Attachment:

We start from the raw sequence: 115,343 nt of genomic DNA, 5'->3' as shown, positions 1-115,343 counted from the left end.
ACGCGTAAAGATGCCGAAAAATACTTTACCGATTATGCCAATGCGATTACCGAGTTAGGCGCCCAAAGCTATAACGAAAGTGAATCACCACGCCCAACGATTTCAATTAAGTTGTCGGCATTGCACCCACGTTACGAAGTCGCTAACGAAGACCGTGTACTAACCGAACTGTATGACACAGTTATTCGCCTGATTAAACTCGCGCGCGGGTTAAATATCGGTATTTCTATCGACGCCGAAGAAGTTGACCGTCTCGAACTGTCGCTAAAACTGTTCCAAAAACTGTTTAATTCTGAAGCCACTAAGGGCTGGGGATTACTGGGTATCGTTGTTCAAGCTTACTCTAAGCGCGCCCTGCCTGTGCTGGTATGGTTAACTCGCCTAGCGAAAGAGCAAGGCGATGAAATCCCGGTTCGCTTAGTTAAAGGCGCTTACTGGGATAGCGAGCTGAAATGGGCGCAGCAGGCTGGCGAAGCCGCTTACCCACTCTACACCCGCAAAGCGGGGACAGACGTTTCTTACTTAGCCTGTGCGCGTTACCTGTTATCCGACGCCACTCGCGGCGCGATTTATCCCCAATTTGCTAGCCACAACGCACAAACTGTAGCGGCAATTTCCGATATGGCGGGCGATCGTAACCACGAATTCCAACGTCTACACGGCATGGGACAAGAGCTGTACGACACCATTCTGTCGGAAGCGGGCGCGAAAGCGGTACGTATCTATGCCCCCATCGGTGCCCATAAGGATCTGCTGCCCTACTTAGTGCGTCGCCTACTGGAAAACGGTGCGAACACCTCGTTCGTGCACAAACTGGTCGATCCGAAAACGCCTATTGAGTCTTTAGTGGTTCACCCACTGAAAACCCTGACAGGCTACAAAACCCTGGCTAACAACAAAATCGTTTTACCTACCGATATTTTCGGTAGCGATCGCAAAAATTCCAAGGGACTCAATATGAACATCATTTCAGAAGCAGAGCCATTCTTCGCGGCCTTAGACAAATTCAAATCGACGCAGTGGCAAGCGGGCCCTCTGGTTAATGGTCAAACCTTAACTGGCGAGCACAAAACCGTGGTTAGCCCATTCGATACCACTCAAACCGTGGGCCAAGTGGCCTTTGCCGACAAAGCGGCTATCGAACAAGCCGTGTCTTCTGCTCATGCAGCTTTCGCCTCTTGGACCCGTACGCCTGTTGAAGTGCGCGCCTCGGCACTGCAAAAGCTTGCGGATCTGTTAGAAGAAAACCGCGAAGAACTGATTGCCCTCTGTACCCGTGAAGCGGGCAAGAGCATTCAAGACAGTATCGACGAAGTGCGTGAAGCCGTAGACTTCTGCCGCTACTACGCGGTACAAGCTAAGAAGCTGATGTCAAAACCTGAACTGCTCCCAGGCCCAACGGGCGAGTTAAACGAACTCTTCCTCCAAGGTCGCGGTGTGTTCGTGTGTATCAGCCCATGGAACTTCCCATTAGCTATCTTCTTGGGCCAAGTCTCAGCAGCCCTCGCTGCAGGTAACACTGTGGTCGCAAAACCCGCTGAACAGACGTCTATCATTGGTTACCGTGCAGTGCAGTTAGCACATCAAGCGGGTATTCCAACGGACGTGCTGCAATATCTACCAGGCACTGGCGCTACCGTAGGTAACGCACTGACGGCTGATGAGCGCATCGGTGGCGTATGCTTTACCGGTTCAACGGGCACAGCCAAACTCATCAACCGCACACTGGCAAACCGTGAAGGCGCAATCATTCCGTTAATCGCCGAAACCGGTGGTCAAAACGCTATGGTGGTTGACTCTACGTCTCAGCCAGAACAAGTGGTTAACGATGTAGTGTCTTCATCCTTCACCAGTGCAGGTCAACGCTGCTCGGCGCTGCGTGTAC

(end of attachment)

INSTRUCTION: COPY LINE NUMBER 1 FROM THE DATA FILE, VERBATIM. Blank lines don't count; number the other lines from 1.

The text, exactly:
We start from the raw sequence: 115,343 nt of genomic DNA, 5'->3' as shown, positions 1-115,343 counted from the left end.